HAVANA TIMES — I don’t have a TV because I chose not to have one. So I don’t have any idea about what’s been on TV this summer.
But, I have returned to TV past during these summer days, thanks to a film bank. With the most varied catalogue I have ever seen, and at just 5 pesos each, I let my nostalgia run loose and I compulsively copied them onto my flash drive so as to have films from the ‘70s and ‘80s more than anything else.
This was the period in time when what I knew as “home” hadn’t been dismembered by exile and time. When most children and young people of the hour believed that we belonged to a process, to a nation.
When we aspired to draw out a furute, even though this was being pushed further and further into that foggy area of promises (proclaimed from a podium under the hot sun, with a hysteria that the exhausted crowd confused with courage).
Films that we used to watch together “as a family”, almost always thanks to a black and white TV which my step-father had a right to buy because of his work achievements.
However, these films only showed me that the security frozen into images was a part of the forbidden dream, which an anonymous percentage of Cubans disappeared for in 90 miles of water.
Watching a comedy with Goldie Hawn, (the type of film that used to fill our Sunday nights), while laughing between tears, I found myself asking myself where the “Marielitos” were in this huge country.
Cubans who were arriving in 1980 in packed boats, were a mix of honorable citizens with prisoners and schizophrenics. I asked myself how they had managed to integrate into this society full of comfort, which wasn’t so artificial yet? How did they have manage to become a part of the progress that stories from those born before ‘59 and got to know what bubblegum was, Coke, who had electrical appliances and cars that have survived generations.
Because the only thing that existed for us was the prosperity that Eastern European countries allowed us. Lines of young people who enrolled (or hoped to enrol, like myself) to travel to Hungary, Czechoslovakia, East Germany, willing to work in any job and come back loaded with purchases.
We used to see Russian dolls, we read Sputnik magazine, the Moscow News, Soviet Films… we even came to believe that wealth (or poverty?) handed out was the only right we had, but we were dreaming big.
Yep! We used to dream that we would be a developed country with a subway running through the heart of Havana and that buses would be sparkling clean, on time and half-empty. We would have advanced technology and even astronauts.
Most of us didn’t think about freedom of expression, freedom of association or the freedom to create companies. We didn’t think about the freedom of being able to enter and leave your country. Wages didn’t get us to the end of the month, but we were compensated with “deviated resources”, with project frugality, with stocked agro-markets. We had tins of Spam, “Russian-Argentinian” meat, apples and black tea.
The winds of change came, from many miles away, with the Sputnik edition where the winner of Miss Moscow had been announced. They were the last traces of a culture that we had already assimilated and it was taken from us suddenly, it was cut from us with one blow. Like in Betty Boop and Woody Woodpecker cartoons which I was able to see as a child, in black and white.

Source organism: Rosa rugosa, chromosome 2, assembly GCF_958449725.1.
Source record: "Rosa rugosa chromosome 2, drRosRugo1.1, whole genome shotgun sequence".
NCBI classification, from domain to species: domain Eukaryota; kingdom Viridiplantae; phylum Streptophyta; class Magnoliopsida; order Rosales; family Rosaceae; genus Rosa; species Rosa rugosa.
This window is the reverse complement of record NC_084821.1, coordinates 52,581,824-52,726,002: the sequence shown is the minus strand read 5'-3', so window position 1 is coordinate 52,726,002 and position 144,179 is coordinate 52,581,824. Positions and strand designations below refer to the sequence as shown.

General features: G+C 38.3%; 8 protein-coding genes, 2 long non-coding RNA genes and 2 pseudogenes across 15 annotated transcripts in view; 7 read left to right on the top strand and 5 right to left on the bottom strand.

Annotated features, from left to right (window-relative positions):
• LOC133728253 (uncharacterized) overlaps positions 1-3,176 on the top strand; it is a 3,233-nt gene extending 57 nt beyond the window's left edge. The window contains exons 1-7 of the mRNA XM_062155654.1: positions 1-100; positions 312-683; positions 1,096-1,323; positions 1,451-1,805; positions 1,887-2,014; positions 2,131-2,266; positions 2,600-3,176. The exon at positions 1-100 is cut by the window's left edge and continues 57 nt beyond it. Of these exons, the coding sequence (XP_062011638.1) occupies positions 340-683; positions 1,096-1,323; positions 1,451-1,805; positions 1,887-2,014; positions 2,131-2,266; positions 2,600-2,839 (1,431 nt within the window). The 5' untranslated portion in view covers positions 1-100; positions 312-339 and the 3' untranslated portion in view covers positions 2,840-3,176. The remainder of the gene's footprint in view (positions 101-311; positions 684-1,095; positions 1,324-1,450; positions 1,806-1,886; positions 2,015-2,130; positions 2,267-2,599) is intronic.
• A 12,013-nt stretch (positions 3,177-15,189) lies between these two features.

The wall that fell down in Berlin, fell down on top of us. It enshrouded us in a dense and suffocating fog. Stunned, we didn’t know who to blame. Our energies became concentrated on fleeing, on surviving.
Tourists from the first world began to come, renting out modern cars with air conditioning. Who incited our girls and boys. Who made the foundations of machismo weak again and a poor man would share his wife with a stranger and a heterosexual man would become a pinguero (male prostitute). And “prostitution”, a word that had been wiped out by the Revolution, made a come-back this time as a “struggle”.
The country became a station, an abstract place. Our future moved so far away to the blue line on the horizon that many Cubans managed to reach with their rafts.
Garcia Marquez used to say that nostalgia is a trap.
Many of the films that I copied verified this for me, that a select memory is built from need, sugar-coating what needs to be sugar-coated. I got tired of my journey down memory lane. Of laughter mixed with tears. Of laughing, of imagining that everything that has been dismembered can be put together again.
I got tired of trying to complete a country which is always indistinct and inconsistent. Where nearly two decades later, children and young people of the hour don’t aspire to contribute with their opinion, their vision, and they are trained in more and more far-fetched strains of mimicry or silence.
A place where financial freedoms are given, then taken away, given and then taken again. Where everything built that is new and shiny isn’t for the Cuban people. At least, not for the masses who used to listen to those speeches under the sun, and plead for a future with this child-like hysteria that has now become exhaustion.